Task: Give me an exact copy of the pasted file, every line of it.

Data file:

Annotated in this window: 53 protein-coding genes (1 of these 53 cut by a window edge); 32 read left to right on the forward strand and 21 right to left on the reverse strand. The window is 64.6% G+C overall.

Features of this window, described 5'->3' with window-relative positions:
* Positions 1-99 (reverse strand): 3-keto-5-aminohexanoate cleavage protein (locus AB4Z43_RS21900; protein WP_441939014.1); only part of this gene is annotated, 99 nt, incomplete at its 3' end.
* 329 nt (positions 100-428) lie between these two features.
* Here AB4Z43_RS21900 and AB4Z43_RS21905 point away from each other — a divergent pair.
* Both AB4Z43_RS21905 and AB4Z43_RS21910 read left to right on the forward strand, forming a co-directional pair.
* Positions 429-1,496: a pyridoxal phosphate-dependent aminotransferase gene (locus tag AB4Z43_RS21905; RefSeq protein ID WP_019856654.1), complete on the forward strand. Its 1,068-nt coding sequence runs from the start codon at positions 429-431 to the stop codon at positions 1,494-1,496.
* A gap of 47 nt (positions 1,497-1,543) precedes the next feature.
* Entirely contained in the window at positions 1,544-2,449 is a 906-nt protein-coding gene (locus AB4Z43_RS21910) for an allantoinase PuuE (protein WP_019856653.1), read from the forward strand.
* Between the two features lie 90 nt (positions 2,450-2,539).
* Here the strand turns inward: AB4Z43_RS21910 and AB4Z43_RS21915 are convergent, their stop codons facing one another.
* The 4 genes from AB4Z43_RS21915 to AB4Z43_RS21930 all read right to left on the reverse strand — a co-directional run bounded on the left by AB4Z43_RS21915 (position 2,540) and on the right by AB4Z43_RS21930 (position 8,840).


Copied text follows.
Annotated in this window: 53 protein-coding genes (1 of these 53 cut by a window edge); 32 read left to right on the forward strand and 21 right to left on the reverse strand. The window is 64.6% G+C overall.

Features of this window, described 5'->3' with window-relative positions:
* Positions 1-99 (reverse strand): 3-keto-5-aminohexanoate cleavage protein (locus AB4Z43_RS21900; protein WP_441939014.1); only part of this gene is annotated, 99 nt, incomplete at its 3' end.
* 329 nt (positions 100-428) lie between these two features.
* Here AB4Z43_RS21900 and AB4Z43_RS21905 point away from each other — a divergent pair.
* Both AB4Z43_RS21905 and AB4Z43_RS21910 read left to right on the forward strand, forming a co-directional pair.
* Positions 429-1,496: a pyridoxal phosphate-dependent aminotransferase gene (locus tag AB4Z43_RS21905; RefSeq protein ID WP_019856654.1), complete on the forward strand. Its 1,068-nt coding sequence runs from the start codon at positions 429-431 to the stop codon at positions 1,494-1,496.
* A gap of 47 nt (positions 1,497-1,543) precedes the next feature.
* Entirely contained in the window at positions 1,544-2,449 is a 906-nt protein-coding gene (locus AB4Z43_RS21910) for an allantoinase PuuE (protein WP_019856653.1), read from the forward strand.
* Between the two features lie 90 nt (positions 2,450-2,539).
* Here the strand turns inward: AB4Z43_RS21910 and AB4Z43_RS21915 are convergent, their stop codons facing one another.
* The 4 genes from AB4Z43_RS21915 to AB4Z43_RS21930 all read right to left on the reverse strand — a co-directional run bounded on the left by AB4Z43_RS21915 (position 2,540) and on the right by AB4Z43_RS21930 (position 8,840).